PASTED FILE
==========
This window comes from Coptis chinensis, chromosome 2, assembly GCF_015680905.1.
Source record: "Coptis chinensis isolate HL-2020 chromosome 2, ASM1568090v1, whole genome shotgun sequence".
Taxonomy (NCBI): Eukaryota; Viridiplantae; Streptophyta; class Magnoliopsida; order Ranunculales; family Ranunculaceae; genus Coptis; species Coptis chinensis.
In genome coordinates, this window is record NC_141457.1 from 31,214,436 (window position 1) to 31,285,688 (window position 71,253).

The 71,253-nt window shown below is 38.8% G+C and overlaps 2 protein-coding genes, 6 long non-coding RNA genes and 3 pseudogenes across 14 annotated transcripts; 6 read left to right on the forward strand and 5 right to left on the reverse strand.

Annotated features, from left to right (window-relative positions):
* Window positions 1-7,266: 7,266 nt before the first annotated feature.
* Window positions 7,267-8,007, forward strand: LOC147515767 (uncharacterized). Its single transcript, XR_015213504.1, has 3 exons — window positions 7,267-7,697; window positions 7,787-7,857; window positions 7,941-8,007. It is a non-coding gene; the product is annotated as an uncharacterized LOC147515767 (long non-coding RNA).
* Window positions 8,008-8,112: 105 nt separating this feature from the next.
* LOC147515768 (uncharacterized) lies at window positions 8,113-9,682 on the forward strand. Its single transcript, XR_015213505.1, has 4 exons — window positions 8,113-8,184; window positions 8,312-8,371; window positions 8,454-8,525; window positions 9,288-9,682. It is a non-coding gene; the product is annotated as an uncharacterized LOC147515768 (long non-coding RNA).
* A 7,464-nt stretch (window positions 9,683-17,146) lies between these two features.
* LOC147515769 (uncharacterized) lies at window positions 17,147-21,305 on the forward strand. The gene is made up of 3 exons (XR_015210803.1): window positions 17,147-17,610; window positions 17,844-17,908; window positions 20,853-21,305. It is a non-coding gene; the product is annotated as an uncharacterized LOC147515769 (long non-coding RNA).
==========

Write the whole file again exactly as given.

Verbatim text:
This window comes from Coptis chinensis, chromosome 2, assembly GCF_015680905.1.
Source record: "Coptis chinensis isolate HL-2020 chromosome 2, ASM1568090v1, whole genome shotgun sequence".
Taxonomy (NCBI): Eukaryota; Viridiplantae; Streptophyta; class Magnoliopsida; order Ranunculales; family Ranunculaceae; genus Coptis; species Coptis chinensis.
In genome coordinates, this window is record NC_141457.1 from 31,214,436 (window position 1) to 31,285,688 (window position 71,253).

The 71,253-nt window shown below is 38.8% G+C and overlaps 2 protein-coding genes, 6 long non-coding RNA genes and 3 pseudogenes across 14 annotated transcripts; 6 read left to right on the forward strand and 5 right to left on the reverse strand.

Annotated features, from left to right (window-relative positions):
* Window positions 1-7,266: 7,266 nt before the first annotated feature.
* Window positions 7,267-8,007, forward strand: LOC147515767 (uncharacterized). Its single transcript, XR_015213504.1, has 3 exons — window positions 7,267-7,697; window positions 7,787-7,857; window positions 7,941-8,007. It is a non-coding gene; the product is annotated as an uncharacterized LOC147515767 (long non-coding RNA).
* Window positions 8,008-8,112: 105 nt separating this feature from the next.
* LOC147515768 (uncharacterized) lies at window positions 8,113-9,682 on the forward strand. Its single transcript, XR_015213505.1, has 4 exons — window positions 8,113-8,184; window positions 8,312-8,371; window positions 8,454-8,525; window positions 9,288-9,682. It is a non-coding gene; the product is annotated as an uncharacterized LOC147515768 (long non-coding RNA).
* A 7,464-nt stretch (window positions 9,683-17,146) lies between these two features.
* LOC147515769 (uncharacterized) lies at window positions 17,147-21,305 on the forward strand. The gene is made up of 3 exons (XR_015210803.1): window positions 17,147-17,610; window positions 17,844-17,908; window positions 20,853-21,305. It is a non-coding gene; the product is annotated as an uncharacterized LOC147515769 (long non-coding RNA).